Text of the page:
Princeton Council introduces 2024 municipal budget with 2-cent tax increase


Princeton property owners will see a two-cent increase in the municipal property tax rate, under the proposed $74.5 million municipal budget for 2024.

The budget was introduced by the Princeton Council at its March 14 meeting. A public hearing and final action on it will be held at the Council’s April 29 meeting.

The municipal property tax rate will increase from 56 cents per $100 of assessed value to 58 cents. The owner of a house assessed at the town average of $853,136 would pay $4,948 in municipal property taxes.

A Princeton property owner’s tax bill includes the municipal property, library and open space tax, plus the school district property tax and the Mercer County property and open space tax.

When officials began the budget process two months ago, the proposed property tax rate would have increased by eight cents, said Chief Financial Officer Sandra Webb.

But officials took a “hard look” at the budget and cut the property tax rate increase to two cents, Webb said. They trimmed $1.7 million in spending from the earlier version of the budget.

Officials reviewed trends in spending over the past couple of years, Webb said. Some of the municipal departments asked for the same amount of money each year, but did not spend all of it, she added.

Councilman David Cohen, who helped to prepare the budget, said salary and benefits increased by $932,000 to pay for several new positions, plus contractual obligations.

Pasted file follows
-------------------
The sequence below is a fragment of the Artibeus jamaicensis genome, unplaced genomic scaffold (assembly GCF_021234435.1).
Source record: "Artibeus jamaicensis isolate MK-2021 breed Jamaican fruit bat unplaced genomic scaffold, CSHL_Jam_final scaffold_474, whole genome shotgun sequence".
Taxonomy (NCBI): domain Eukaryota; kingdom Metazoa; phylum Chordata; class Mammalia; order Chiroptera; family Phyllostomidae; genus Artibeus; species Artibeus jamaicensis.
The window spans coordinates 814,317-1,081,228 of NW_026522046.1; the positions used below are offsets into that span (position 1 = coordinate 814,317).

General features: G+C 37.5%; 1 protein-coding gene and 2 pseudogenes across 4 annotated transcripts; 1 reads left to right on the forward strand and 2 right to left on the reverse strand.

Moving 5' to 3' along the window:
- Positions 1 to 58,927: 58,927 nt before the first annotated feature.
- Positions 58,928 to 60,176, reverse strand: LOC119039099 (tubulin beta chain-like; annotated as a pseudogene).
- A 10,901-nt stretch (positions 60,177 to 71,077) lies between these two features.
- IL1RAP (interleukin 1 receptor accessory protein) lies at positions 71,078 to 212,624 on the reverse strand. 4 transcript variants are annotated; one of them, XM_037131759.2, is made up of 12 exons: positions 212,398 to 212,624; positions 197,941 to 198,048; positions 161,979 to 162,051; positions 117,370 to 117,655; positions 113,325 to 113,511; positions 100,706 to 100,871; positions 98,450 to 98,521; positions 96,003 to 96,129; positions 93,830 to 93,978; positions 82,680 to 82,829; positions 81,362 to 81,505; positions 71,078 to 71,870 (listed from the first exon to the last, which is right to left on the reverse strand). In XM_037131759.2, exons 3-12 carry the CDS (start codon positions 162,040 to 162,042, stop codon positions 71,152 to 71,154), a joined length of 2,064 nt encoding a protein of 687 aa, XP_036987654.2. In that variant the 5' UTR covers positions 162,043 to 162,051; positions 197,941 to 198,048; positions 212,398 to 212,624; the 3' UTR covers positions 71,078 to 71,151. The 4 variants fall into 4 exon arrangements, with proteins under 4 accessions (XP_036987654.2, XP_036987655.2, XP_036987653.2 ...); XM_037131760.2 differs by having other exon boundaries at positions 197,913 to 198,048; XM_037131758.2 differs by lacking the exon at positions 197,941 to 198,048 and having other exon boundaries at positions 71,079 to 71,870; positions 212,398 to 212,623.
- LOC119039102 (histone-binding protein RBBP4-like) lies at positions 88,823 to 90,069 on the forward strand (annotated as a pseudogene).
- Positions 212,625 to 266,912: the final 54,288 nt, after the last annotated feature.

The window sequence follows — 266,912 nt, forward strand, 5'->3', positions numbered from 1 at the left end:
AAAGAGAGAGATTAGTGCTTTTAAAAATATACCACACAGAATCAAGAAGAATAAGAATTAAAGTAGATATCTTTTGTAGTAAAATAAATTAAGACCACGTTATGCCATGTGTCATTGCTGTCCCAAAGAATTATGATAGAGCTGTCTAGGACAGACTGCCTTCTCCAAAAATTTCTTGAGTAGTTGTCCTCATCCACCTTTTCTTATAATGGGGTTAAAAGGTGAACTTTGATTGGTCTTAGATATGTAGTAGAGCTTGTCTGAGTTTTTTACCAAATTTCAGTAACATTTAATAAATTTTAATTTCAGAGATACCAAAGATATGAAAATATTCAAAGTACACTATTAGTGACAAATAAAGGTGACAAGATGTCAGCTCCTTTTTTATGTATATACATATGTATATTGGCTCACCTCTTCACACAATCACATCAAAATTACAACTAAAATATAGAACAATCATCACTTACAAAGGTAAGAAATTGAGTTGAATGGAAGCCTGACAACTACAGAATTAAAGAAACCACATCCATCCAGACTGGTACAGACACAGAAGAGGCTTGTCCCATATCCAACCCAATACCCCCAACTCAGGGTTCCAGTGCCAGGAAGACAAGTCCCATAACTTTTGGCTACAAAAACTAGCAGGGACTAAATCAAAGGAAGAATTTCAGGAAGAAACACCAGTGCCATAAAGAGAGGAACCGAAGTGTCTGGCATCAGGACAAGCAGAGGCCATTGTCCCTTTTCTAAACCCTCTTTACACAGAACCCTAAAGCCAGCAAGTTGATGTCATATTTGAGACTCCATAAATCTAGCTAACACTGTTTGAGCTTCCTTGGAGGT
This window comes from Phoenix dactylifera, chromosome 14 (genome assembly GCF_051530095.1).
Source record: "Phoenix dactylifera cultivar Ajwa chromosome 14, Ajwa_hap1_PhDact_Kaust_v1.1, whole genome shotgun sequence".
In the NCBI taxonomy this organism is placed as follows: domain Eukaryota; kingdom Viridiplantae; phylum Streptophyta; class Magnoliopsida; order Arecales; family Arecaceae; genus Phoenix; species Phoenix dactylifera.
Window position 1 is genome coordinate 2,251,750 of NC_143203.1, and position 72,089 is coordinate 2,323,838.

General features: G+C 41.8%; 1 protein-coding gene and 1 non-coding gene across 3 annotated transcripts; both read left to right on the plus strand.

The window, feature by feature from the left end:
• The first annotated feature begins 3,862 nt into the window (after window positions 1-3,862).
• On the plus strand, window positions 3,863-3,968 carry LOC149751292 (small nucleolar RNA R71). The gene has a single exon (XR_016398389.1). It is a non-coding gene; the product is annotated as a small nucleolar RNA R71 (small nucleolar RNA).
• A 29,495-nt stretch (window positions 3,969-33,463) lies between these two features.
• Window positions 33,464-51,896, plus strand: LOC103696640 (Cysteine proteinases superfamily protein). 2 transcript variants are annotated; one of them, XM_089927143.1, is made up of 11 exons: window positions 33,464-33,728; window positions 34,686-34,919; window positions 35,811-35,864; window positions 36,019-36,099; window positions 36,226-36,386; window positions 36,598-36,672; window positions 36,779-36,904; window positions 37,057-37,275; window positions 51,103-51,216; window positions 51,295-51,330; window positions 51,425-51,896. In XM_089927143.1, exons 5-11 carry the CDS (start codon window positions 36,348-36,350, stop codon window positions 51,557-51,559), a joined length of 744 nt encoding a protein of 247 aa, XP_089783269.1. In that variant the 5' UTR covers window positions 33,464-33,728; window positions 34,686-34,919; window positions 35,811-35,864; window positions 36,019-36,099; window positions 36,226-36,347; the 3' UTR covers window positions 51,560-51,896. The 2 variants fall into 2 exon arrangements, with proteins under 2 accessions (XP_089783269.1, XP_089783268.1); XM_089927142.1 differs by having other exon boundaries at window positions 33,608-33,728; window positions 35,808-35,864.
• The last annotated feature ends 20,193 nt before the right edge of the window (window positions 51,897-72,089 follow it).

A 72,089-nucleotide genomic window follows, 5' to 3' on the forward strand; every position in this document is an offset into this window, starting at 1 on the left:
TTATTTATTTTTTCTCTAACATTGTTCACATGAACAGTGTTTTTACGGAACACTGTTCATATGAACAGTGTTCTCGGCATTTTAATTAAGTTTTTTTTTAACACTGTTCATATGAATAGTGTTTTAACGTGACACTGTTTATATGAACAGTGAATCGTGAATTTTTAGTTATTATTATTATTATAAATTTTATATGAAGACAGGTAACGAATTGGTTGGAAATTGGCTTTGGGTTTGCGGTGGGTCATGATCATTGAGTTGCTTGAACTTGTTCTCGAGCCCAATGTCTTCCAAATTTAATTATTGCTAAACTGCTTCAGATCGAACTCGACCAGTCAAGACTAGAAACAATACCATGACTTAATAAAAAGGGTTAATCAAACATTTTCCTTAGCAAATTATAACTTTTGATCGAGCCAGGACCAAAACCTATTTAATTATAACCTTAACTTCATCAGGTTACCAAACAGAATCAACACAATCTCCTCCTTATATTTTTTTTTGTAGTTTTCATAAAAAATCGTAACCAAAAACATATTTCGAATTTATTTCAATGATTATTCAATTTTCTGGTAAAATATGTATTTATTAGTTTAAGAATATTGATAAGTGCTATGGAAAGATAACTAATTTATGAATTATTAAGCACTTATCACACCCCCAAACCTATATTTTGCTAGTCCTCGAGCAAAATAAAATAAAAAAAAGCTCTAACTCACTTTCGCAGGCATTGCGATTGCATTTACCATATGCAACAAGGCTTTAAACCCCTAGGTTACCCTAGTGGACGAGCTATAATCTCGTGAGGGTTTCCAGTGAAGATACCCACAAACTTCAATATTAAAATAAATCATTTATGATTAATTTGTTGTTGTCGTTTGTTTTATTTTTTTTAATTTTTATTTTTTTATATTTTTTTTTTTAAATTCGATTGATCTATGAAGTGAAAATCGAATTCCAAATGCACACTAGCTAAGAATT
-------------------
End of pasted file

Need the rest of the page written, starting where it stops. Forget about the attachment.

The town is hiring its first paid fire chief, and an administrative assistant is being hired for the Human Services Department, Cohen said. The town also has hired its own 911 dispatchers.

The main source of revenue to support the spending plan is property taxes. The amount to be raised by property taxes is $40.1 million.

Miscellaneous revenue is expected to generate $22.5 million. This includes revenue from fees and permits, licenses, municipal court costs and the hotel and motel tax.

The town will use $10.7 million in surplus funds to help balance the budget. The surplus account contained $21.5 million on Dec. 31, 2023.

Princeton University will contribute $5.2 million as its fair share toward the budget, plus an additional $200,000.

Voluntary contributions from the Institute for Advanced Study and the Tenacre Foundation are $250,000 and $500,000, respectively.

AvalonBay Properties will make its first PILOT – payment-in-lieu-of-taxes – of $599,000 on its development on Thanet Circle, off Terhune Road.

Additional payments in lieu of taxes include $330,000 from Princeton Community Village and $100,000 from Elm Court.

Princeton will receive $2.7 million in state aid.

On the expenditure side, $8.4 million has been allocated to the Princeton Police Department and $1.3 million for the Princeton Fire Department.

The budget earmarks $5.3 million for the Department of Public Works, which includes road maintenance and repair, public buildings and grounds, vehicle maintenance and maintenance of sewerage facilities.

Finally, $2.4 million is included in the budget for pension contributions to the Police and Firemen’s Retirement System and $2 million to the Public Employees Retirement System.